Someone once told me I was lucky to have Bipolar Disorder rather than Clinical Depression; they felt that having Bipolar Disorder was easier to cope with because, in their misguided opinion, at least the Depressive episodes experienced with Bipolar would have some light at the end of the tunnel. While that may be true, on the surface, while you are experiencing a depression associated with Bipolar Disorder, or anything else for that matter, it makes little difference if you are fairly certain it is going to end in a day or an hour: for the entire duration of the episode it feels as though you are being dragged through the darkest pit of Hell. The journey cannot end soon enough. The longer the episode lasts the harder it becomes to endure, the landscape of your thoughts take on a bleak, dark tone; all you want to do is hide from the prospect of human contact hide until the pain dissipates, until the light manages to poke its head through the seemingly impenetrable clouds once again.
For the past few weeks the Black Dog of Depression has had its jaws firmly latched its onto me, and I have been on that journey through the pit, albeit against my will. This is not unfamiliar to me, to be sure, but that does not make it any easier to cope with; it just means that I am painfully aware of what is happening to me, as though I were a well prepared roast, watching itself as it is about to be carved up and served to hungry guests for supper, all the while powerless to intervene, to stop the violence about to be done to itself. In many ways a Depressive episode is much like this: it allows a person to see things happening to themselves, but robs them of the ability to act upon what they are seeing, as though their mind has been set in an epoxy or some sort of resin and cannot respond as quickly (or at all) as it normally would. The thinking process is not only painfully slowed down so that it becomes difficult to formulate an intelligent response to someone when they ask you a question (which is one of the reasons I actively avoid speaking to people when I’m in this state), but your comprehension of even the simplest things seems to go flying out the window.
Things, concepts, ideas: that which you had a clear grasp of the day before the Depressive episode began now look to you as alien concepts; they make absolutely no sense. If you do manage to decipher them, having wracked your brain to the point that you’ve triggered your Migraine to the point that it is blinding you, it dawns on you that whatever it is you’re looking at is not what you wanted in the first place, leaving you back at square one, which brings me to my perverse desire to compose while in this state. I say perverse simply because it seems incongruous that creativity should have anything to do with such a bleak, painful episode, and yet, when I am struck by this pernicious illness I turn to creative endeavours as my salvation, knowing from past experiences that these episodes usually result in an increase in my creative output. One might almost describe my output in these times as verging on hypo-manic in nature, and that would be an accurate assessment of the situation were it not for the fact that my mood is in such a depressive state.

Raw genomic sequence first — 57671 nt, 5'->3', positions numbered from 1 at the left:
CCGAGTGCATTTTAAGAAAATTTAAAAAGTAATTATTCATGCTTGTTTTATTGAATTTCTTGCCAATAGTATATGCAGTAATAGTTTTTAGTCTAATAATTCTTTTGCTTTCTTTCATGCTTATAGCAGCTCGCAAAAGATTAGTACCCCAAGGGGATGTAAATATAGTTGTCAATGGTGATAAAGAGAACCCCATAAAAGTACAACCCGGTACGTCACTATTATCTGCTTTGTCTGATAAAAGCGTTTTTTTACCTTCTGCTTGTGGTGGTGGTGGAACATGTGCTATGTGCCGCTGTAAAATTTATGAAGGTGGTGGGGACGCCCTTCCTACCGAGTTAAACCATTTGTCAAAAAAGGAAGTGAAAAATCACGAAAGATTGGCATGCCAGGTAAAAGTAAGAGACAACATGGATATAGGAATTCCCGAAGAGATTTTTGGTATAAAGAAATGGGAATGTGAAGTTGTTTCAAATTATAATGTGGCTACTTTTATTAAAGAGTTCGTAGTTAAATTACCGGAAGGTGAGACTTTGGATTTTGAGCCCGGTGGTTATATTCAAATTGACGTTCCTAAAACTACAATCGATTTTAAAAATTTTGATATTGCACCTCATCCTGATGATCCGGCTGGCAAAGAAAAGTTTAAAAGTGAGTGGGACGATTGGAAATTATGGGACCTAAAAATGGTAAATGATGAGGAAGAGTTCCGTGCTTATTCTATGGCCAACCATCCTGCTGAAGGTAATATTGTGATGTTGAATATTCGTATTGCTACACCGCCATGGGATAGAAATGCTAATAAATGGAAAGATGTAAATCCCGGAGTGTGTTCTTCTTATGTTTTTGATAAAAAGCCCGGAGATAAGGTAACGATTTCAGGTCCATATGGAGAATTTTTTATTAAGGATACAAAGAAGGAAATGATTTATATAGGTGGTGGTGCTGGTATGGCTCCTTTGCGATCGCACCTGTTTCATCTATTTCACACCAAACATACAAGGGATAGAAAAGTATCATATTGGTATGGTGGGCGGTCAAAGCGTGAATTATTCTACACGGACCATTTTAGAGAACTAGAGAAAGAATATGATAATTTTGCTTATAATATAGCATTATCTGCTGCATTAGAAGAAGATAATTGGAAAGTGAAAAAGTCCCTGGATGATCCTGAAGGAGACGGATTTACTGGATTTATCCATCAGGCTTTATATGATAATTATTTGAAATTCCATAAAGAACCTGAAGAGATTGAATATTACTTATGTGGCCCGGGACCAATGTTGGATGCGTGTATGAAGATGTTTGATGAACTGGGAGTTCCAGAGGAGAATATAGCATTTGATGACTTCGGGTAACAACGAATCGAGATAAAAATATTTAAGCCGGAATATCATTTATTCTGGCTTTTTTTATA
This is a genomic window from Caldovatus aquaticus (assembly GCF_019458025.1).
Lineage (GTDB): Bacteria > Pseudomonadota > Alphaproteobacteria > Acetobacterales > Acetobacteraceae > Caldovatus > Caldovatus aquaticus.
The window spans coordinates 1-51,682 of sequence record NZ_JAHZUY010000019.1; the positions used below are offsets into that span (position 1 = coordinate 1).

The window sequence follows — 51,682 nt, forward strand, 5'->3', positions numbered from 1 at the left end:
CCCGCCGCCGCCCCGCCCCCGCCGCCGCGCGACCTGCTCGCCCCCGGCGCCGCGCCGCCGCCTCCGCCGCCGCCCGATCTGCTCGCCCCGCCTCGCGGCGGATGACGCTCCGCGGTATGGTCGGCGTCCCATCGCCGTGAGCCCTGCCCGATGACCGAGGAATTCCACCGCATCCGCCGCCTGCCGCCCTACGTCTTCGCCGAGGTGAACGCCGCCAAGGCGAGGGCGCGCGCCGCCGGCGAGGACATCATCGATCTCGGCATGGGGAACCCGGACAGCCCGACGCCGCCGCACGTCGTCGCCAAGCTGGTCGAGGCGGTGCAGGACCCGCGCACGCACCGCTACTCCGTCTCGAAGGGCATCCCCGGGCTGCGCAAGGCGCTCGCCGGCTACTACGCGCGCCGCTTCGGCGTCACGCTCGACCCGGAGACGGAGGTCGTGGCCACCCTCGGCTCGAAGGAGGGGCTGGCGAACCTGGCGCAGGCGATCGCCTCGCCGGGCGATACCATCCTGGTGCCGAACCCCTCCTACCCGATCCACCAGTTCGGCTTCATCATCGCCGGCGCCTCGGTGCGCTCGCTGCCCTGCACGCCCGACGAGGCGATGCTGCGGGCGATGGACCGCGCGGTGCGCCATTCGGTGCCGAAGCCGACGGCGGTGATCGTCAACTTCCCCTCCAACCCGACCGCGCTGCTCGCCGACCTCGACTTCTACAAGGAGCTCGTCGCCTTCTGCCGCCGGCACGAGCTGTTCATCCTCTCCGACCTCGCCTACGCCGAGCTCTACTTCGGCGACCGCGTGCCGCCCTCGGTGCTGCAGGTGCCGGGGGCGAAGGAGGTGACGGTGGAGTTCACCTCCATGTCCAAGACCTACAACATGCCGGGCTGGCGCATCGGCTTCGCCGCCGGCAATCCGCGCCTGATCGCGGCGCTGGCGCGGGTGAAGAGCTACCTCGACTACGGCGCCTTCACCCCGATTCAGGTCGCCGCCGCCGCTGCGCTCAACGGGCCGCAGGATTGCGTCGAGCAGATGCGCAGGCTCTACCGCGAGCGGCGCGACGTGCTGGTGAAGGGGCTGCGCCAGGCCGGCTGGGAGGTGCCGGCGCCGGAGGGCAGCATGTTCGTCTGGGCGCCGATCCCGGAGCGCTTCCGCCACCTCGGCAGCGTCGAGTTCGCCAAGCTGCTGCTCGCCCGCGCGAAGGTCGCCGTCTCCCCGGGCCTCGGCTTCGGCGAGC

As I’ve mentioned in previous posts regarding creativity and Bipolar disorder, my creativity is not predicated on an elevated mood, which is a good thing considering how quickly my moods change (as well as how often they change… but that’s another story, for another time). While many people with this disorder have found their greatest creative flow accompanying a period of hypo-mania, such as Robert Schumann who composed in white-heat episodes of creativity and then experienced prolonged episodes of creative silence, I tend to find that my greatest inspiration flows from a mild-depressive state. At least, that’s what I used to think, until this current episode struck. Of the many ways this Depression could be described, “mild” is not one of them. There have been times over the past two weeks when things have seemed desperately hopeless, but … it is a lie.
You have to remember (I have to remember, and I have to remind myself of this every day, every hour, whenever I am experiencing a Depressive episode) that Depression is a profoundly effective liar: Depression will try to convince you that your troubles are far greater than they are, that what you do is not worth anything, that you have no talent, that … well, you get the idea. Depression will use anything it has against you, tossing false evidence against you in an attempt to create its ultimate victory: Despair. Once it has created Despair, once a person has lost all hope of the episode from ending, the battle is virtually lost. The next step is often suicide, and I have seen too many beautiful lives destroyed to allow myself to listen to the whispers of this hoarse demon as it tries to convince me that I have no talent, or that I’m not able to do anything with my abilities as a composer.